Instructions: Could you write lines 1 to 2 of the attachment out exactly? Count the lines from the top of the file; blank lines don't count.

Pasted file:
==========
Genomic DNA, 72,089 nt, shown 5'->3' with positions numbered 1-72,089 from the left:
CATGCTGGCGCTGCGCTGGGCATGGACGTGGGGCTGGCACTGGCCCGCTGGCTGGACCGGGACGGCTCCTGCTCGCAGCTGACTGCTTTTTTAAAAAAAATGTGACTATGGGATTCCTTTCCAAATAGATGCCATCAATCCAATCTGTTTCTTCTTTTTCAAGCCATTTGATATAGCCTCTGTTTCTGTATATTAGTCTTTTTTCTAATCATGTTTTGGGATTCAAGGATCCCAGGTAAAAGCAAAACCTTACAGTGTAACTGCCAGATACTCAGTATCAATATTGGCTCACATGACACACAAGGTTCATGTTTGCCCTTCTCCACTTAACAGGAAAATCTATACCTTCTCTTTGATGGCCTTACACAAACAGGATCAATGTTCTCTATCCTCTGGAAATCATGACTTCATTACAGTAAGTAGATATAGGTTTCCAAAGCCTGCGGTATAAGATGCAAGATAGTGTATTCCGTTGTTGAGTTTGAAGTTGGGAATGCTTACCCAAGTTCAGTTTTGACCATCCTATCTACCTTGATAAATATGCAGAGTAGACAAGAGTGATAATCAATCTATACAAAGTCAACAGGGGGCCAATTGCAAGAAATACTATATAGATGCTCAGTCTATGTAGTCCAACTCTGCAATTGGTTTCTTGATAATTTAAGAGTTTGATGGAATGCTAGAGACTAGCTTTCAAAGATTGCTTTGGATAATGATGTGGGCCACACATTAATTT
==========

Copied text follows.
Genomic DNA, 72,089 nt, shown 5'->3' with positions numbered 1-72,089 from the left:
CATGCTGGCGCTGCGCTGGGCATGGACGTGGGGCTGGCACTGGCCCGCTGGCTGGACCGGGACGGCTCCTGCTCGCAGCTGACTGCTTTTTTAAAAAAAATGTGACTATGGGATTCCTTTCCAAATAGATGCCATCAATCCAATCTGTTTCTTCTTTTTCAAGCCATTTGATATAGCCTCTGTTTCTGTATATTAGTCTTTTTTCTAATCATGTTTTGGGATTCAAGGATCCCAGGTAAAAGCAAAACCTTACAGTGTAACTGCCAGATACTCAGTATCAATATTGGCTCACATGACACACAAGGTTCATGTTTGCCCTTCTCCACTTAACAGGAAAATCTATACCTTCTCTTTGATGGCCTTACACAAACAGGATCAATGTTCTCTATCCTCTGGAAATCATGACTTCATTACAGTAAGTAGATATAGGTTTCCAAAGCCTGCGGTATAAGATGCAAGATAGTGTATTCCGTTGTTGAGTTTGAAGTTGGGAATGCTTACCCAAGTTCAGTTTTGACCATCCTATCTACCTTGATAAATATGCAGAGTAGACAAGAGTGATAATCAATCTATACAAAGTCAACAGGGGGCCAATTGCAAGAAATACTATATAGATGCTCAGTCTATGTAGTCCAACTCTGCAATTGGTTTCTTGATAATTTAAGAGTTTGATGGAATGCTAGAGACTAGCTTTCAAAGATTGCTTTGGATAATGATGTGGGCCACACATTAATTT